1.4.2.2 Simplify expressions by collecting like terms

1.4.3.1* Understand how to use the distributive law to multiply an expression by a term such as 3(a + 4b) and 3p2(2p + 3b)

1.4.3.2 Understand how to use the distributive law to factorise expressions where there is a common factor, such as 3a + 12b and 6p3 + 9p2b

1.4.3.3 Apply understanding of the distributive law to a range of problem-solving situations and contexts (including collecting like terms, multiplying an expression by a single term and factorising), e.g. 10 – 2(3a + 5), 3(a ± 2b) ± 4(2ab ± 6b), etc.

### 1.4.3.1 Understand how to use the distributive law to multiply an expression by a term such as 3(a + 4b) and 3p2(2p + 3b)

●Understand the structure of the distributive law.

●Understand the impact of the multiplier.

●Understand that the multiplier can be a variable.

●Understand the importance of the sign (positive or negative) of each term in an expression and how it affects the final result.

●Understand the impact of a negative multiplier on the result.

●Apply knowledge of fractions and decimals when expanding brackets.

●Apply the use of algebra to a different context.

For each of these expressions, write another expression without brackets that will always have the same value.

a) 1(3x + 5)

b) 2(3x + 5)

c) 3(3x + 5)

d) 10(3x + 5)

a(bx+c)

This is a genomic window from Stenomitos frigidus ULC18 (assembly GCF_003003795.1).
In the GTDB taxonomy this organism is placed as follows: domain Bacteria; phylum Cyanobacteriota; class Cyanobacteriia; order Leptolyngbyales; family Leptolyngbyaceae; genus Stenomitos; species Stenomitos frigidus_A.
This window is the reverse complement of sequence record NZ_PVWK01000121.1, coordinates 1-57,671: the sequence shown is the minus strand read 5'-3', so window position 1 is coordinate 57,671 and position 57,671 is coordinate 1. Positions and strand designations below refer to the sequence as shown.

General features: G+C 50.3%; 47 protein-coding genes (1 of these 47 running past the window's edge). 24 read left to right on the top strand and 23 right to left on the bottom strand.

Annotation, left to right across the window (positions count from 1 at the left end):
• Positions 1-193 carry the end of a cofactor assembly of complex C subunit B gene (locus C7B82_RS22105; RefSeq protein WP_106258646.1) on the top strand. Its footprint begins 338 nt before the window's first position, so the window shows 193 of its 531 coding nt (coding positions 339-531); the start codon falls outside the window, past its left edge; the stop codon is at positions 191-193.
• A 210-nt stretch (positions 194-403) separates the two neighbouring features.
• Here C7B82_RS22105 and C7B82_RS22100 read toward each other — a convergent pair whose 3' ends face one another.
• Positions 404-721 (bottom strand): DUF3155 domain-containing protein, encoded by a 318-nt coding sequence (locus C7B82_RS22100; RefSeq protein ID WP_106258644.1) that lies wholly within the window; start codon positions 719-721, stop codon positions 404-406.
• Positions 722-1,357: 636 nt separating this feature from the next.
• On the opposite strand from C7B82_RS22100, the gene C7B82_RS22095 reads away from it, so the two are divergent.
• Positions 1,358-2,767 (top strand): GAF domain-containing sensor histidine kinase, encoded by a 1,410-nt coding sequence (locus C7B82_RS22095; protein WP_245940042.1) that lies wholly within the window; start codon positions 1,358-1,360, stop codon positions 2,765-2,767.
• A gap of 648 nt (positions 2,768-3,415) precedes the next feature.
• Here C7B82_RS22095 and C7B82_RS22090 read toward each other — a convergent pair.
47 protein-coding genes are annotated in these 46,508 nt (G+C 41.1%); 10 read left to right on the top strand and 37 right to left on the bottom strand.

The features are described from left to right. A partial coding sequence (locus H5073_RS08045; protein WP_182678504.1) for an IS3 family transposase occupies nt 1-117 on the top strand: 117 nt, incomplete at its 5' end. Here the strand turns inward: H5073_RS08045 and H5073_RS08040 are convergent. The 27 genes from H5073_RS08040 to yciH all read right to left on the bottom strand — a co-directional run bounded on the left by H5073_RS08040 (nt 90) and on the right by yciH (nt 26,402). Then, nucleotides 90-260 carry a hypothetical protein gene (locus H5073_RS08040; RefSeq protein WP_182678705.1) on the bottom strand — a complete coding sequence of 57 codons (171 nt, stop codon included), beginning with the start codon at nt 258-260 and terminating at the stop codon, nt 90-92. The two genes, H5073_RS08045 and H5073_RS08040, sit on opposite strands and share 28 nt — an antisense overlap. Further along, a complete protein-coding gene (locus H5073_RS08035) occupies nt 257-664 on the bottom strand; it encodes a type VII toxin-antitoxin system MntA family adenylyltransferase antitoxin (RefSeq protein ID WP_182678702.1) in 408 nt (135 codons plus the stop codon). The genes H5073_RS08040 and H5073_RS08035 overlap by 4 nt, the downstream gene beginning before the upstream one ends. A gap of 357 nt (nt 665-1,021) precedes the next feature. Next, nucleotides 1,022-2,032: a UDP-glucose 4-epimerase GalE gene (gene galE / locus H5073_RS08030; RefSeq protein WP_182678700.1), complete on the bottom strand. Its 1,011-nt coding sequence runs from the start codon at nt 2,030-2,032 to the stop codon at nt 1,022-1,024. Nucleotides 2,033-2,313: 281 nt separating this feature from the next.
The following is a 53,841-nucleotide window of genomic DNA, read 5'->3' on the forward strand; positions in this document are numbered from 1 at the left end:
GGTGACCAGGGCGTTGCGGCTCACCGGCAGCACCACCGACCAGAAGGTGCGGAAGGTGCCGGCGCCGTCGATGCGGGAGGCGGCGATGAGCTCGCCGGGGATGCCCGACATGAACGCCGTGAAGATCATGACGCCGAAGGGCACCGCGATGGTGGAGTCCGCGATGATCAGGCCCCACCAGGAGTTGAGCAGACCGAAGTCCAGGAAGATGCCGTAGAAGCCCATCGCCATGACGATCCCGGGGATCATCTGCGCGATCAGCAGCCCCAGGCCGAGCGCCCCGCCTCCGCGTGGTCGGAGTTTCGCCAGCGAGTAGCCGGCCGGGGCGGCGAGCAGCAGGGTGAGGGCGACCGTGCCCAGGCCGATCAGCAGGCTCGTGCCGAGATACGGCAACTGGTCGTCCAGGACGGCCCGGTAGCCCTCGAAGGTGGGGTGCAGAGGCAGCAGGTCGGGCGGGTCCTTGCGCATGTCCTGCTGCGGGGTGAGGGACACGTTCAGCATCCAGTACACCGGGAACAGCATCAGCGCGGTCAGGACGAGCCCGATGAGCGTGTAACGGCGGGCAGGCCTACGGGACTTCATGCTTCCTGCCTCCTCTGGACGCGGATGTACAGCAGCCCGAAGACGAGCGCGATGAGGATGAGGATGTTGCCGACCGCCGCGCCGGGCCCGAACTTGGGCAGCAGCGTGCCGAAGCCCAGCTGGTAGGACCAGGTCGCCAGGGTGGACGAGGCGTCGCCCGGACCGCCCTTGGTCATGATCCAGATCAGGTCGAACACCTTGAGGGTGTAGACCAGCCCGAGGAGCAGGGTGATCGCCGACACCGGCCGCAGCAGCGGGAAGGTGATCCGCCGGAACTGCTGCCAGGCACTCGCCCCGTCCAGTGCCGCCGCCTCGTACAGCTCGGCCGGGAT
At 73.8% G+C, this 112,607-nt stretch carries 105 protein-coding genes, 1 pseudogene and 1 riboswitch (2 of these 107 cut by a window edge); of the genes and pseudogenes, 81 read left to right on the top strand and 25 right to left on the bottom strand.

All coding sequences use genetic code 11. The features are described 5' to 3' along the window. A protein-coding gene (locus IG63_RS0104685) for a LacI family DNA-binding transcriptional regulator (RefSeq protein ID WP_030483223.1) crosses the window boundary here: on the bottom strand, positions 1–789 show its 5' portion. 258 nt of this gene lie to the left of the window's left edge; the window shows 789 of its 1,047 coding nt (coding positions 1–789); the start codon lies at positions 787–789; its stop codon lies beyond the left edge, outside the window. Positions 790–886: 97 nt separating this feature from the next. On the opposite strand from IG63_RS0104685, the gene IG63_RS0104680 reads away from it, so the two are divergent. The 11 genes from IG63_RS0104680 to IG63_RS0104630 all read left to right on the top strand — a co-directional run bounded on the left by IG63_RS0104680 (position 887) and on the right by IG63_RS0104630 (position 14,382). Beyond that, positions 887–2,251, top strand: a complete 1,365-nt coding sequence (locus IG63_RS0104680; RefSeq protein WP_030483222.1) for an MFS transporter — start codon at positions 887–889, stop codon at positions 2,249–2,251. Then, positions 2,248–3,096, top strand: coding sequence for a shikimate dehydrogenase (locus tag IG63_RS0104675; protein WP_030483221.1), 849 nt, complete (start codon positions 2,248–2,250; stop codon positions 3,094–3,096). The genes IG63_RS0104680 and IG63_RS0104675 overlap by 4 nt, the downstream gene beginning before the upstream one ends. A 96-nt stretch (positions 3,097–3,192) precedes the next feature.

In this dynamic representation you can change the values of a,b, c and x

1.4.4.1 Use the distributive law to find the product of two binomials

1.4.4.2 Understand and use the special case when the product of two binomials is the difference of two squares

1.4.4.3 Find more complex binomial products

### 1.4.4.1 Use the distributive law to find the product of two binomials

●Recognise that the product of two binomials is an expression with four terms.

●Appreciate when the product of two binomials can be simplified.

●Understand that the product of (x + a)(x – b) is an expression of the form x2 + cx – d or x2 – cx – d.

●Solve problems involving the product of pairs of binomials.

For each of these expressions, write another expression without brackets that will always have the same value.

What area model would represent these expressions?

a) 3(x + 5)

b) 3(x+y)

c) x(x+5)

d) y(x+5)

e) x(x+y)

f) y(x+y)

For each of these expressions, write another expression without brackets that will always have the same value.

What area model would represent these expressions?

a) 3(x - 5)

b) -3(x-5)

c) x(x-5)

d) x(5-x)

e) -x(5-x)

1.4.5.1* Understand that an additive relationship between variables can be written in a number of different ways

1.4.5.2 Understand that a multiplicative relationship between variables can be written in a number of different ways

1.4.5.3 Apply an understanding of inverse operations to a formula in order to make a specific variable the subject (in a wide variety of increasingly complex mix of operations)

### 1.4.5.1 Understand that an additive relationship between variables can be written in a number of different ways

●Every addition can be rewritten as a subtraction and every subtraction as an addition.

Identify two addends and their sum in the following equations and show them on a bar model (as below).

a) 126 + 437 = 563

b) 2x + 17 = y

c) r = p + q

d) x2 + 6x = 4p2 + 9

e) 3m − 2n + r = V

Algebra discs on MathsBot (below)

3m - 2n + r = V

3m - 2n + r + 2n = V + 2n

3m + r = V + 2n

3m - 2n + r + 2n -3m = V + 2n -3m

r = V + 2n - 3m

3m - 2n + r + 2n - r = V + 2n - r

3m = V + 2n -r

m = V + 2n -r